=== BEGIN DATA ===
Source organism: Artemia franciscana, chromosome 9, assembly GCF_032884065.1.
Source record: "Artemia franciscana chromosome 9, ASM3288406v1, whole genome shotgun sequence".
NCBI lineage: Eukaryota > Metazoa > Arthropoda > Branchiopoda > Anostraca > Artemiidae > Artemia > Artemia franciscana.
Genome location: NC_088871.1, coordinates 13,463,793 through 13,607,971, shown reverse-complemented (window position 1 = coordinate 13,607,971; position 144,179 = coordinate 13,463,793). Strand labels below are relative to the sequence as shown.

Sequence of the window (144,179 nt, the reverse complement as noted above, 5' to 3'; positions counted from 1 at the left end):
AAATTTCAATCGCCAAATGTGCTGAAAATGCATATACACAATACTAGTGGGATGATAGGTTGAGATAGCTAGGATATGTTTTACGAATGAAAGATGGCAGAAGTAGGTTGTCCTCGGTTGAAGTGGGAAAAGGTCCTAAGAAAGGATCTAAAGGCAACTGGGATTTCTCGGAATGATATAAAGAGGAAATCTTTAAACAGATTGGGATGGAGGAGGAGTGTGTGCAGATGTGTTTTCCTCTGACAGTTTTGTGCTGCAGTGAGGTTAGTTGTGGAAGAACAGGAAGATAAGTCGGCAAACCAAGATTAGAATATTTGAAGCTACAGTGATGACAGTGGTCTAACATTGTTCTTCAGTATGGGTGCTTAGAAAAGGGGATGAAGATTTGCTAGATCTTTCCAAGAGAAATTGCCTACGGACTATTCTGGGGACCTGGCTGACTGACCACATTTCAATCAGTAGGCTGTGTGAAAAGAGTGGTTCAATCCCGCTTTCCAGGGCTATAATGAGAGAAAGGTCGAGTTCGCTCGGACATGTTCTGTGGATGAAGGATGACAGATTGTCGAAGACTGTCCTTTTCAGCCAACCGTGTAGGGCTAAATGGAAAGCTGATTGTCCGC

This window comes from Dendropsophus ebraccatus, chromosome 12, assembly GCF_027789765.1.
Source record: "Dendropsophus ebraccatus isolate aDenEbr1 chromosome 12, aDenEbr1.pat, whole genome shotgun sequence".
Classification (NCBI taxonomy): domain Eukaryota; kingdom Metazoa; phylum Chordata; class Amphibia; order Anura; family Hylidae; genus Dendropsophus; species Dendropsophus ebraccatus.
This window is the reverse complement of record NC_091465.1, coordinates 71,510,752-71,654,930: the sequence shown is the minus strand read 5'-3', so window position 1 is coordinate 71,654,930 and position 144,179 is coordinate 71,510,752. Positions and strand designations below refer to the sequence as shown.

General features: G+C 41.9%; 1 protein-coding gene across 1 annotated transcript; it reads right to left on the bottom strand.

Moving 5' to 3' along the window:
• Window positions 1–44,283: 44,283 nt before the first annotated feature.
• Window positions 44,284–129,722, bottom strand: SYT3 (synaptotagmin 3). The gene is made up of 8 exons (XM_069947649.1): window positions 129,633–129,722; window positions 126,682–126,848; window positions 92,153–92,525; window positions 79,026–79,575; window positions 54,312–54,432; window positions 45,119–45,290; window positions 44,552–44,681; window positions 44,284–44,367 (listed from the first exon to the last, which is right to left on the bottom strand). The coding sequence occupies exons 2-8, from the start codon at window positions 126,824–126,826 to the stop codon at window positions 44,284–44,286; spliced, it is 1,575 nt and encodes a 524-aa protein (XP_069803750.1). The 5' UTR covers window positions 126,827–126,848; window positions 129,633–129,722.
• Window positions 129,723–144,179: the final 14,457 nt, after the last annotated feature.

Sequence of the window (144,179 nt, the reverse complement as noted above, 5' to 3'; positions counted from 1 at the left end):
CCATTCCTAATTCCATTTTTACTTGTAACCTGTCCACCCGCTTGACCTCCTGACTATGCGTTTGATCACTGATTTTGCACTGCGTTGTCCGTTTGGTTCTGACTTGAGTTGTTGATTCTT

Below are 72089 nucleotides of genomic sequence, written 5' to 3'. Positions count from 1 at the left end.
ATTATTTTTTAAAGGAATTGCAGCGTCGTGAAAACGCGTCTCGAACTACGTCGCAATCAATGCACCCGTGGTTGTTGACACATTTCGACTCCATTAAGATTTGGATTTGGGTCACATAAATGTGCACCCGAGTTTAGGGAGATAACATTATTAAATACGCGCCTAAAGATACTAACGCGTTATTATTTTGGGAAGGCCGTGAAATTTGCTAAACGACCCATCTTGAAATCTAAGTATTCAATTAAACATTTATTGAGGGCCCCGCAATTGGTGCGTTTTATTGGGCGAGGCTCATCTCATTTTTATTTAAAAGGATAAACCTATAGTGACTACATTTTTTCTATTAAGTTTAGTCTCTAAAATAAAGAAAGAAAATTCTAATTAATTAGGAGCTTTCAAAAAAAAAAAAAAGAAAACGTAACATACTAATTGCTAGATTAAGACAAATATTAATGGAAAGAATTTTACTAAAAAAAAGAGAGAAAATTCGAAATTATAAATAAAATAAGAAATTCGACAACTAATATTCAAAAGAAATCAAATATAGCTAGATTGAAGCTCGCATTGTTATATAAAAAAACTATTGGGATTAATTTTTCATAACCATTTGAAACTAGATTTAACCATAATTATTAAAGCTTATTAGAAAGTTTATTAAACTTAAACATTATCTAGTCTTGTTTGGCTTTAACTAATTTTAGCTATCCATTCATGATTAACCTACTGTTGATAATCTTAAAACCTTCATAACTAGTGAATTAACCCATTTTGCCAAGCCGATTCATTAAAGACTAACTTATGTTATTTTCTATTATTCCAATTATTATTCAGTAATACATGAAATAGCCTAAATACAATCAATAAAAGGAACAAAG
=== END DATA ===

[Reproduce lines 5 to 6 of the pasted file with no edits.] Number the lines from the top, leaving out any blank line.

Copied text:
Sequence of the window (144,179 nt, the reverse complement as noted above, 5' to 3'; positions counted from 1 at the left end):
AAATTTCAATCGCCAAATGTGCTGAAAATGCATATACACAATACTAGTGGGATGATAGGTTGAGATAGCTAGGATATGTTTTACGAATGAAAGATGGCAGAAGTAGGTTGTCCTCGGTTGAAGTGGGAAAAGGTCCTAAGAAAGGATCTAAAGGCAACTGGGATTTCTCGGAATGATATAAAGAGGAAATCTTTAAACAGATTGGGATGGAGGAGGAGTGTGTGCAGATGTGTTTTCCTCTGACAGTTTTGTGCTGCAGTGAGGTTAGTTGTGGAAGAACAGGAAGATAAGTCGGCAAACCAAGATTAGAATATTTGAAGCTACAGTGATGACAGTGGTCTAACATTGTTCTTCAGTATGGGTGCTTAGAAAAGGGGATGAAGATTTGCTAGATCTTTCCAAGAGAAATTGCCTACGGACTATTCTGGGGACCTGGCTGACTGACCACATTTCAATCAGTAGGCTGTGTGAAAAGAGTGGTTCAATCCCGCTTTCCAGGGCTATAATGAGAGAAAGGTCGAGTTCGCTCGGACATGTTCTGTGGATGAAGGATGACAGATTGTCGAAGACTGTCCTTTTCAGCCAACCGTGTAGGGCTAAATGGAAAGCTGATTGTCCGC